Monday, January 25, 2016

Snowmobiling Seeley-Swan, 2016

We were three days in the Swan Valley, snowmobiling out of the hamlet of Seeley Lake, a short ride at first, a medium ride the second day, both on the east side, and an inadvertently longer ride the third day on the west side. The snowmobile map of the area leaves a bit to be desired, signage rather more to be desired (many unmarked yet groomed intersections), and ditto the grooming itself. Ever heard of adverse camber? Overall, it was a very good initial experience of the season, everything working, with good snow, cloudy, and day-time temps in the mid-30s.
Our campsite at Morrell Creek parking lot; turns out it's a day
use area, sans signage

















Riding on virgin groomed trails; the first two days we saw only
seven other sleds, but it got a bit busier Saturday

















These are the Swan Mountains, up to 9,000 feet, east of the
valley

















Ditto; no, I did not take these pix in black and white...it was
really cloudy

















Panning a bit south
















Crossing the ridge and looking west; beneath the cloud bank is
Seeley Lake, both lake and town, and beyond, totally hidden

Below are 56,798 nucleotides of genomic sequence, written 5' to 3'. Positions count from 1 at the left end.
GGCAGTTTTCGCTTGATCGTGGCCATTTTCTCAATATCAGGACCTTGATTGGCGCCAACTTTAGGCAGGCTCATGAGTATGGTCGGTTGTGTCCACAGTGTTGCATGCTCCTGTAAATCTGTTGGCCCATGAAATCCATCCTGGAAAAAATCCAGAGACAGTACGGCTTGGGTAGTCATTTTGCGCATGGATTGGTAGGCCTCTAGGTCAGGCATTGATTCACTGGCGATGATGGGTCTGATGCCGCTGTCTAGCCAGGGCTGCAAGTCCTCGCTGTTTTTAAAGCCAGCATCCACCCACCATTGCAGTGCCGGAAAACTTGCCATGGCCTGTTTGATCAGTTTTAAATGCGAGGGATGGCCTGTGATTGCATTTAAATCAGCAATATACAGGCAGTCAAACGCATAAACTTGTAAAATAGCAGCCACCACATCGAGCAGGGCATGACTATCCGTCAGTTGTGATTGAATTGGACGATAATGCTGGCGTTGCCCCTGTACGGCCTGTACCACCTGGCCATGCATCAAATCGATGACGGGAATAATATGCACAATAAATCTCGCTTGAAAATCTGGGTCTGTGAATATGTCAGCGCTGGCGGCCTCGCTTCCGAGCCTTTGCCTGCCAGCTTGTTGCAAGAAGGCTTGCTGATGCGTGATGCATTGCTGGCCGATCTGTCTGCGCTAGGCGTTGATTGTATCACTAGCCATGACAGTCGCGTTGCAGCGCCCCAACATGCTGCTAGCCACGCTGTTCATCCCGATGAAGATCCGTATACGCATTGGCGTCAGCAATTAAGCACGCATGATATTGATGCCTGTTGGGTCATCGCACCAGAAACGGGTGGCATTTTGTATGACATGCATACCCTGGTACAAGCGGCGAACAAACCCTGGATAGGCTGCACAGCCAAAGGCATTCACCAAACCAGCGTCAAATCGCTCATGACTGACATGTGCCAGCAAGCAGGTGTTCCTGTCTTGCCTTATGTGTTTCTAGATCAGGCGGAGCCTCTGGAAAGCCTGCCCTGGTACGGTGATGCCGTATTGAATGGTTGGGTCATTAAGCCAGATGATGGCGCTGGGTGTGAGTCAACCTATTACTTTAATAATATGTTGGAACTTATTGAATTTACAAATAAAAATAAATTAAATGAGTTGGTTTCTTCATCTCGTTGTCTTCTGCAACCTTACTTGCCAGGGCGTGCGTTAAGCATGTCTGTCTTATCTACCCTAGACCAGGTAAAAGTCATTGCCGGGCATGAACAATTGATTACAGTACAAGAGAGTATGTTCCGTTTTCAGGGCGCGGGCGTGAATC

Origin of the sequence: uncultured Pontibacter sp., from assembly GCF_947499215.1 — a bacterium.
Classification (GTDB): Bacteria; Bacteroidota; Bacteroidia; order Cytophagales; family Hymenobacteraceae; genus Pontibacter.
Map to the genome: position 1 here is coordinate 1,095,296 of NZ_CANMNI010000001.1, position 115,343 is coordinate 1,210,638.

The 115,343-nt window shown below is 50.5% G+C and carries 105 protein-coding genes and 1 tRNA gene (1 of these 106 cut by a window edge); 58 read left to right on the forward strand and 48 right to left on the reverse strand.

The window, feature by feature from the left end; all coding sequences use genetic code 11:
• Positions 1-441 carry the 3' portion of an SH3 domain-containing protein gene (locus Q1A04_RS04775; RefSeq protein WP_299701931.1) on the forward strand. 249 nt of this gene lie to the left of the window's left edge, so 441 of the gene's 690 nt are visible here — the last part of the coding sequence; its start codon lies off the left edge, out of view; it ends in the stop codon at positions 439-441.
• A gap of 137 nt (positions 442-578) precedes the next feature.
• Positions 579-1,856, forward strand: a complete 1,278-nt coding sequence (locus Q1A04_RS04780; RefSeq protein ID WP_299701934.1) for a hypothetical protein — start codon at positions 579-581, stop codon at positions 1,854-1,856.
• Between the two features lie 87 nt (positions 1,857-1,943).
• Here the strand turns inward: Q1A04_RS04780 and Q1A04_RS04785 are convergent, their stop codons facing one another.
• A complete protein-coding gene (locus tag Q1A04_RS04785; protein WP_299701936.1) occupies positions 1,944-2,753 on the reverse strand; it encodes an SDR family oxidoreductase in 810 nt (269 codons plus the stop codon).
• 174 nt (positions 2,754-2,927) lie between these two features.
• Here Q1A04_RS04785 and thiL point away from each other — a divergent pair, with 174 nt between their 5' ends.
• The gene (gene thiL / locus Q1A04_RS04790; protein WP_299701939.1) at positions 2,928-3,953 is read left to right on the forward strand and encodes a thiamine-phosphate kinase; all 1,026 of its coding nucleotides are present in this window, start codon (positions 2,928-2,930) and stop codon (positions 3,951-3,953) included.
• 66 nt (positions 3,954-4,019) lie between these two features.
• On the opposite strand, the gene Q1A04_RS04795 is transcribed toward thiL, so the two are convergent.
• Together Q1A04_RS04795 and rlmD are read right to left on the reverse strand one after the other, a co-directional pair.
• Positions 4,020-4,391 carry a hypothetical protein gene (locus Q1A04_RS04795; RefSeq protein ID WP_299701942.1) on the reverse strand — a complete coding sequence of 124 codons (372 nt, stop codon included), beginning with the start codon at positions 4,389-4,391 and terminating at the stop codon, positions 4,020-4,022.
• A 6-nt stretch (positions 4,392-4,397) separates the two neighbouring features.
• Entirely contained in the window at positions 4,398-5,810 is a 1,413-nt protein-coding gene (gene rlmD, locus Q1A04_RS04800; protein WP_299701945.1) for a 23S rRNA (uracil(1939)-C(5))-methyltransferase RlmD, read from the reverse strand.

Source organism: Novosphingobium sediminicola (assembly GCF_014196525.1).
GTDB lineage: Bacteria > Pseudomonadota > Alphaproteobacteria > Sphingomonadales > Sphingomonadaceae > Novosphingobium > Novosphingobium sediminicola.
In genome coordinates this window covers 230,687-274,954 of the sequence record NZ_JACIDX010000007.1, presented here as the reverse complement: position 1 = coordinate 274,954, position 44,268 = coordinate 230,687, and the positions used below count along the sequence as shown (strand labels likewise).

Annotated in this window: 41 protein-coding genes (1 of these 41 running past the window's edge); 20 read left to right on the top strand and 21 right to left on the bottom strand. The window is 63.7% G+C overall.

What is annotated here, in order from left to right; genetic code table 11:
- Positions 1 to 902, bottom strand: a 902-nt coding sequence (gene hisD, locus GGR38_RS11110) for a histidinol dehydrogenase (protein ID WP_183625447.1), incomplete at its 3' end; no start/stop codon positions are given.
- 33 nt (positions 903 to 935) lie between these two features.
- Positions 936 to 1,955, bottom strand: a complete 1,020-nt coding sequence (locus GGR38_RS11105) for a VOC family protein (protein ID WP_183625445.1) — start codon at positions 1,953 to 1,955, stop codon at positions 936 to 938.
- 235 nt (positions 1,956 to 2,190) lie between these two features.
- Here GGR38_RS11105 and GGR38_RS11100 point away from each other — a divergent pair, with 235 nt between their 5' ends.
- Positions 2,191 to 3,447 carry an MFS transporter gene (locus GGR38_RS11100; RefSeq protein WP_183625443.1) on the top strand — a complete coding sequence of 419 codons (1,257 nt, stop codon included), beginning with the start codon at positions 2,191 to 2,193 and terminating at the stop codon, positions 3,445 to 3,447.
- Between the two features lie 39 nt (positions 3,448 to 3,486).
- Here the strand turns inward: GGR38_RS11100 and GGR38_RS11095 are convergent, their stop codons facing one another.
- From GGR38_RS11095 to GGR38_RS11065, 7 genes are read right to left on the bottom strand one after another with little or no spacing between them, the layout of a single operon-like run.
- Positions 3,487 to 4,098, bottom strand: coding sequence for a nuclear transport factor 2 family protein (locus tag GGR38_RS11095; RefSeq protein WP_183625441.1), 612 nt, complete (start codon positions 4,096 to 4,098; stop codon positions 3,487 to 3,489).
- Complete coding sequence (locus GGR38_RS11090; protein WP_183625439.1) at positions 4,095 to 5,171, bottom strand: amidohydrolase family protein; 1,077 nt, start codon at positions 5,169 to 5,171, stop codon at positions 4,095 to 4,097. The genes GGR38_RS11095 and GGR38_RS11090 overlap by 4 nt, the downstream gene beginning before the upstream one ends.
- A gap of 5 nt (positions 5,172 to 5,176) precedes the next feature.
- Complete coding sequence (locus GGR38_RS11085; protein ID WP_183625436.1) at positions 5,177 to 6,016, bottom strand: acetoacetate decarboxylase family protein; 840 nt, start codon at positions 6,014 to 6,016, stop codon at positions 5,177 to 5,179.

in the clouds, are the Mission Mountains; the Missions, which
we could see from the porch of our home west of Missoula,
are the more impressive range, up to 11,000 feet, lots of
exposed rock, very alpine; access to them is pretty much
barred by the Salish-Kootenai tribes; they have their reasons...





















Now on the west side of the valley, looking east, a pano of the
Swan range

















Thus
















And thus
















Trail #10 was indicated as groomed on the map; but it wasn't;
we'd hoped to follow it to the highway and cross over to the
east-side trails; but even when we got there, the east-side trail
was completely ungroomed and inaccessible, thanks to a
mountain of snow deposited presumably by the MDOT plows



















One of three trees downed across the trail
















Not a happy trail-rider...but eventually we got back to the main
west-side trails and across the highway, south of town, and to
our little encampment; snow fell lightly all the rest of  the
afternoon and evening; we had business to attend to in Kalispell
on Monday, so headed north up the Swan valley and crossed over
to the Flathead Valley; the clouds continued, so there will be
no pix of Glacier NP (where snowmobiling is wisely verboten)





















PS...the Missions from our house on Horseback Ridge, west of
Missoula, c. 2007; Llazy Ll Lland and Llama Company, LLC

Saturday, January 23, 2016

Snowmobiling Yellowstone, 2003